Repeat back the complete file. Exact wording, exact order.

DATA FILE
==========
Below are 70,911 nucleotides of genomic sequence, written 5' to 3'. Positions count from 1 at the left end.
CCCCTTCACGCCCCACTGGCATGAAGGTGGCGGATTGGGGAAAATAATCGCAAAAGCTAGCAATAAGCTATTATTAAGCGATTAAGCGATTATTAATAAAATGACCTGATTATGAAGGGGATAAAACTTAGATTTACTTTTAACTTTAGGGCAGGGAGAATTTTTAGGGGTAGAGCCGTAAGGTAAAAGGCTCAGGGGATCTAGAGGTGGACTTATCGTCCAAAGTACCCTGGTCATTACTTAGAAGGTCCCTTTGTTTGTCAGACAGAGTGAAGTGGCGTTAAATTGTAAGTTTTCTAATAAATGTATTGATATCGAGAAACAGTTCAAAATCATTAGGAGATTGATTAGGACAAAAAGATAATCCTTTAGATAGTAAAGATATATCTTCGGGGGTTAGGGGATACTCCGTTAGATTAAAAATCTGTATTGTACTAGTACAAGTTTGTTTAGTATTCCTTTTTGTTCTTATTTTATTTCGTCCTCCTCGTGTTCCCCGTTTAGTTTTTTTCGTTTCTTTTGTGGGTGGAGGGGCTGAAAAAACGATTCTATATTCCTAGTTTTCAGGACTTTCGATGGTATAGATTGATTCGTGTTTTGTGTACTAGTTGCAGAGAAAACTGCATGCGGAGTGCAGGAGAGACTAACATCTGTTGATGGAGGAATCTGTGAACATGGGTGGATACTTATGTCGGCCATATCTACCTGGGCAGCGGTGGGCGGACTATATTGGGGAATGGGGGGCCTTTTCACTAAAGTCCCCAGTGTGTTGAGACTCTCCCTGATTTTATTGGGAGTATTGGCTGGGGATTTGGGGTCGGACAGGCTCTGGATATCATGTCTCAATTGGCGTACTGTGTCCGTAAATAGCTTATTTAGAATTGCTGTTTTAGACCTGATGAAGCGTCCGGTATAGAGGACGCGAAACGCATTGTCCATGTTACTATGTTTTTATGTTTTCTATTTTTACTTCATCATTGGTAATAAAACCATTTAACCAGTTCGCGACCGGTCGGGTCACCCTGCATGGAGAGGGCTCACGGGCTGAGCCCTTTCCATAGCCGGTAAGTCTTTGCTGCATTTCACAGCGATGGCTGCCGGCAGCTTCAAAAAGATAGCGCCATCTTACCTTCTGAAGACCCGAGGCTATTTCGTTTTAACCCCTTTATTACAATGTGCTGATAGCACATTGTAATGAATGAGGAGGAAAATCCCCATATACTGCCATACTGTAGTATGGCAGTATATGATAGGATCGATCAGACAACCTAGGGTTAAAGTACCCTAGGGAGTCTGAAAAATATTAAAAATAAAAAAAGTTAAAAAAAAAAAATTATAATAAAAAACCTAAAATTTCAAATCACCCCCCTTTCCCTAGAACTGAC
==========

Below are 70,911 nucleotides of genomic sequence, written 5' to 3'. Positions count from 1 at the left end.
CCCCTTCACGCCCCACTGGCATGAAGGTGGCGGATTGGGGAAAATAATCGCAAAAGCTAGCAATAAGCTATTATTAAGCGATTAAGCGATTATTAATAAAATGACCTGATTATGAAGGGGATAAAACTTAGATTTACTTTTAACTTTAGGGCAGGGAGAATTTTTAGGGGTAGAGCCGTAAGGTAAAAGGCTCAGGGGATCTAGAGGTGGACTTATCGTCCAAAGTACCCTGGTCATTACTTAGAAGGTCCCTTTGTTTGTCAGACAGAGTGAAGTGGCGTTAAATTGTAAGTTTTCTAATAAATGTATTGATATCGAGAAACAGTTCAAAATCATTAGGAGATTGATTAGGACAAAAAGATAATCCTTTAGATAGTAAAGATATATCTTCGGGGGTTAGGGGATACTCCGTTAGATTAAAAATCTGTATTGTACTAGTACAAGTTTGTTTAGTATTCCTTTTTGTTCTTATTTTATTTCGTCCTCCTCGTGTTCCCCGTTTAGTTTTTTTCGTTTCTTTTGTGGGTGGAGGGGCTGAAAAAACGATTCTATATTCCTAGTTTTCAGGACTTTCGATGGTATAGATTGATTCGTGTTTTGTGTACTAGTTGCAGAGAAAACTGCATGCGGAGTGCAGGAGAGACTAACATCTGTTGATGGAGGAATCTGTGAACATGGGTGGATACTTATGTCGGCCATATCTACCTGGGCAGCGGTGGGCGGACTATATTGGGGAATGGGGGGCCTTTTCACTAAAGTCCCCAGTGTGTTGAGACTCTCCCTGATTTTATTGGGAGTATTGGCTGGGGATTTGGGGTCGGACAGGCTCTGGATATCATGTCTCAATTGGCGTACTGTGTCCGTAAATAGCTTATTTAGAATTGCTGTTTTAGACCTGATGAAGCGTCCGGTATAGAGGACGCGAAACGCATTGTCCATGTTACTATGTTTTTATGTTTTCTATTTTTACTTCATCATTGGTAATAAAACCATTTAACCAGTTCGCGACCGGTCGGGTCACCCTGCATGGAGAGGGCTCACGGGCTGAGCCCTTTCCATAGCCGGTAAGTCTTTGCTGCATTTCACAGCGATGGCTGCCGGCAGCTTCAAAAAGATAGCGCCATCTTACCTTCTGAAGACCCGAGGCTATTTCGTTTTAACCCCTTTATTACAATGTGCTGATAGCACATTGTAATGAATGAGGAGGAAAATCCCCATATACTGCCATACTGTAGTATGGCAGTATATGATAGGATCGATCAGACAACCTAGGGTTAAAGTACCCTAGGGAGTCTGAAAAATATTAAAAATAAAAAAAGTTAAAAAAAAAAAATTATAATAAAAAACCTAAAATTTCAAATCACCCCCCTTTCCCTAGAACTGAC